Before We Forget, Part 2

Continuing with our previous blog on the normal life of India that seems strange at first, here are more of the things that jumped out for us when we were new.

It’s always my turn: It’s always your turn too. It’s also his turn and her turn and everyone else’s turn. It seems like the concept of patiently waiting for your turn is just not part of the culture. This shows up in conversation when people happily talk over each other, neither taking nor intending to give offense. It shows up in traffic when people just edge into any open space without concern for anyone else’s desire to be in the space. It shows up at the elevator when everyone enters when the doors open without regard for who was waiting first.

The children have the biggest eyes and brightest smiles: There is something so heart warming when you happen upon a group of children, their eyes light up as they yell, “hello!” and “how are you?” and “what’s your name?” Then when you try to engage them, they seem baffled, since those phrases pretty much tap their English skills.

Poverty and affluence live right next door to each other: There are probably affluent enclaves that we don’t visit where one can forget the extreme poverty that impacts people in this city. That’s not what we see, though. We see the big houses with impressive gates right next to groups of tented tarps where families are living. We see expensive western malls with small children selling pencils and balloons outside, gesturing for something to eat. We see fancy apartment buildings next to dirt roads where people live without plumbing. From what we see, it’s impossible to ignore the poverty that surrounds us everywhere we go.

Just because someone is speaking English doesn’t mean you can understand them: Some people do not speak English at all, but most speak some and many are entirely proficient. Yet even those who are fluent are sometimes difficult to understand. English is spoken both very quickly and very softly, and the emphasis on a word is often not where we would put it. Speaking on the phone with stores or delivery people can be very difficult and probably very frustrating for them as they wonder why can’t we understand what they’re saying when they are saying it in perfect English!

A tremendous number of people work in each store: It is not unusual for the number of workers to outnumber the shoppers. Some of those workers will simply be in the way while you’re trying to get down aisles, as they stand about and chat. Others will follow you, offering assistance that you don’t want while standing closely enough that it’s difficult to see the things for which you are shopping. As soon as one leaves (after you explain that you’re just looking and would prefer to shop alone), another one takes their place.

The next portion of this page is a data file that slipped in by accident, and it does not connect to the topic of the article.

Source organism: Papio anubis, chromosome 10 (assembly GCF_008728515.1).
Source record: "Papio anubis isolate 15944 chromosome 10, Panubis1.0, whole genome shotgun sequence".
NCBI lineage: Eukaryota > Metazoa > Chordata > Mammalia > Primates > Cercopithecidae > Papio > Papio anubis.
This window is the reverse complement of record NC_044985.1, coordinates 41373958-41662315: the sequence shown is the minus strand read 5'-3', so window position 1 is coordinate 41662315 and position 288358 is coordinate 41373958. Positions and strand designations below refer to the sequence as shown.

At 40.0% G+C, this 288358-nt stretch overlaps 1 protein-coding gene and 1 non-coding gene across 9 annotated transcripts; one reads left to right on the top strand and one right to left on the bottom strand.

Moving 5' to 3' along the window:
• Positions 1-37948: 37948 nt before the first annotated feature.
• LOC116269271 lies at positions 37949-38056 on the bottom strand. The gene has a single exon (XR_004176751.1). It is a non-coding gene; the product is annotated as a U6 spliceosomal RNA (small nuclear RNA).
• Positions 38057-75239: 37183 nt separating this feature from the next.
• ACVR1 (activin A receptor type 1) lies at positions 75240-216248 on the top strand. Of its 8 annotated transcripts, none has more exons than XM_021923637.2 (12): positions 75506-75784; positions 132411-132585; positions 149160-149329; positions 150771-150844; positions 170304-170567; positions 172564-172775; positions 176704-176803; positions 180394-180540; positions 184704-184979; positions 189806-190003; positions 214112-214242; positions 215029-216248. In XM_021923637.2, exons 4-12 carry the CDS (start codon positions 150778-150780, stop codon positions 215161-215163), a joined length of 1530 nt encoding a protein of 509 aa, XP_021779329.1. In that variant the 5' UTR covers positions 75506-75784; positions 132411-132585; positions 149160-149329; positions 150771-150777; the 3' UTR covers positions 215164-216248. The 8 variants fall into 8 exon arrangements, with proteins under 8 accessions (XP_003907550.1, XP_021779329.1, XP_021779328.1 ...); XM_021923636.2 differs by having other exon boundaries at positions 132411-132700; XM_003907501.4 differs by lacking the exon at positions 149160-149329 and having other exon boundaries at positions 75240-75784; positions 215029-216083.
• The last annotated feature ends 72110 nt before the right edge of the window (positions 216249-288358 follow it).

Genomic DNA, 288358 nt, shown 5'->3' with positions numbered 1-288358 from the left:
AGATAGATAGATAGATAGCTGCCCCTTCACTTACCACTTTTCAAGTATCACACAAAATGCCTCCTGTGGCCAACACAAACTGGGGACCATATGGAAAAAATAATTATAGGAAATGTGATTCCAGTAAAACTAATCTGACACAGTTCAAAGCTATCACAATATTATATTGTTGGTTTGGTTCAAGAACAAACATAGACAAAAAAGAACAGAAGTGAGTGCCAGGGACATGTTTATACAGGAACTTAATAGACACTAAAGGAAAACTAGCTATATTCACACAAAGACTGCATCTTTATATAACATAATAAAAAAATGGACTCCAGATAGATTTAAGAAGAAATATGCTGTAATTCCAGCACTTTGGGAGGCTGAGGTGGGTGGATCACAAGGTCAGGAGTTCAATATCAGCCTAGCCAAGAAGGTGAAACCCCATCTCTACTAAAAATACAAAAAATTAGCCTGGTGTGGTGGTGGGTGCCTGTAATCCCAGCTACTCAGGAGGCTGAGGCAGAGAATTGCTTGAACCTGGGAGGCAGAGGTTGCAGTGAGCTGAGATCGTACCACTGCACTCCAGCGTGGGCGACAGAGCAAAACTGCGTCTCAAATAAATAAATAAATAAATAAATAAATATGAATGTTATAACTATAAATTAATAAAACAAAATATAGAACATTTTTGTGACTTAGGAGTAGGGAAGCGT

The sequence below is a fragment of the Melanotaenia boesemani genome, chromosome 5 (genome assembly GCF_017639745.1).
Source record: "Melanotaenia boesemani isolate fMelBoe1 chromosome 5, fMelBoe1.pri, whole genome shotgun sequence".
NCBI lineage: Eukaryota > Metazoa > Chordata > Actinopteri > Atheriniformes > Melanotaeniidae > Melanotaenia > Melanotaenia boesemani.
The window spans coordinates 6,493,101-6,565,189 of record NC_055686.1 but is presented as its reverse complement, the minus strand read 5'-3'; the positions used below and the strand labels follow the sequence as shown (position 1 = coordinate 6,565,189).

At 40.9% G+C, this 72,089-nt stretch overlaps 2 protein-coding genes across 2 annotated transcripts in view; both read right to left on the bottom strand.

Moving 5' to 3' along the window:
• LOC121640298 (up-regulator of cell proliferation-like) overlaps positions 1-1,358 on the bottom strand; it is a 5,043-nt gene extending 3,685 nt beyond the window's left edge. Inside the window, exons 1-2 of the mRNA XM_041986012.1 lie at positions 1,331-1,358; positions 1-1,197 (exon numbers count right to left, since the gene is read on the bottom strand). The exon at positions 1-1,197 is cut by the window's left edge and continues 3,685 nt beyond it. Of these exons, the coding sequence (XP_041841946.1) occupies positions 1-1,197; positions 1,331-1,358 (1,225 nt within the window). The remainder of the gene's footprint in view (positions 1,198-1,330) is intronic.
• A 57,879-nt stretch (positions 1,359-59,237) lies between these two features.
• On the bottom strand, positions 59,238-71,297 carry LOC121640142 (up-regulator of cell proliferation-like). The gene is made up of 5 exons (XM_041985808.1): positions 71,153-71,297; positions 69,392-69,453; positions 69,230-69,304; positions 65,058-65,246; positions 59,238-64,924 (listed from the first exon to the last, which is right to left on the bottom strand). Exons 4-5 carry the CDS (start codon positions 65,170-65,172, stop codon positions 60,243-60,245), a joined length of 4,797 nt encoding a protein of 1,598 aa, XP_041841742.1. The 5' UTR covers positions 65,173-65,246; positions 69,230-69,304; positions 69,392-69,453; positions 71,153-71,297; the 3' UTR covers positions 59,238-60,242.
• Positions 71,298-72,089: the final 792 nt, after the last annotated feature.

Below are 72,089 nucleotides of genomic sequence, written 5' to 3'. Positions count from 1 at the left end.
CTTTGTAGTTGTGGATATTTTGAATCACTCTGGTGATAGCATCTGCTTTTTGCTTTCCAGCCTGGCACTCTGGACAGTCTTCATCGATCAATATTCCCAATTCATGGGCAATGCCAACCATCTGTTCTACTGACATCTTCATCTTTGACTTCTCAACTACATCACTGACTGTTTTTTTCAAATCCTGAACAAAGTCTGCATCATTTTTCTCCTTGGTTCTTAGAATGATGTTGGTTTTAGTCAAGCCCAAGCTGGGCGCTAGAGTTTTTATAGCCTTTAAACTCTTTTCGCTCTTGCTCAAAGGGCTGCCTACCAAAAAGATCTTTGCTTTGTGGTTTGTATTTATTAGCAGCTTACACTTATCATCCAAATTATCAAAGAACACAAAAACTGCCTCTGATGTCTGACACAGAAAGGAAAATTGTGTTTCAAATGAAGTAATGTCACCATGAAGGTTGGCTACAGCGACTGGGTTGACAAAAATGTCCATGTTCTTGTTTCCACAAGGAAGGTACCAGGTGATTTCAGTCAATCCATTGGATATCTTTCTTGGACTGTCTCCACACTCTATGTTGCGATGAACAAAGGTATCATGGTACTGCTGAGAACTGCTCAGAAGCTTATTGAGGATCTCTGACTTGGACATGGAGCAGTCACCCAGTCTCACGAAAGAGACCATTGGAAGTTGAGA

We are photographed all the time: We’ve written about this elsewhere, but it’s worth including here too. For most people here in Bengaluru, we are walking, talking flamingos and they can’t wait to snap a picture. Usually we are asked to pose for “selfies,” but then end up posing while someone else takes a picture. We are not celebrities for whom the paparazzi are a necessary evil to boost our careers. We do not have stylists ensuring that we are always photo-ready. We generally dislike being photographed. And yet we smile when asked and try to not to get snippy with the 5th request in an hour. It’s hard to imagine what people do with all these pictures.

Communication modes are different: Here in India, there is no voicemail. When you want to reach someone, you either just keep calling or you send a text. If it’s someone you know, you message them using What’sApp. Because of all this texting, it’s frequently used for advertising. We don’t even know how we ended up on some of these lists, but we delete 10+ spam text messages each day.

And yet, for all of these strange things, this feels more like home every day,


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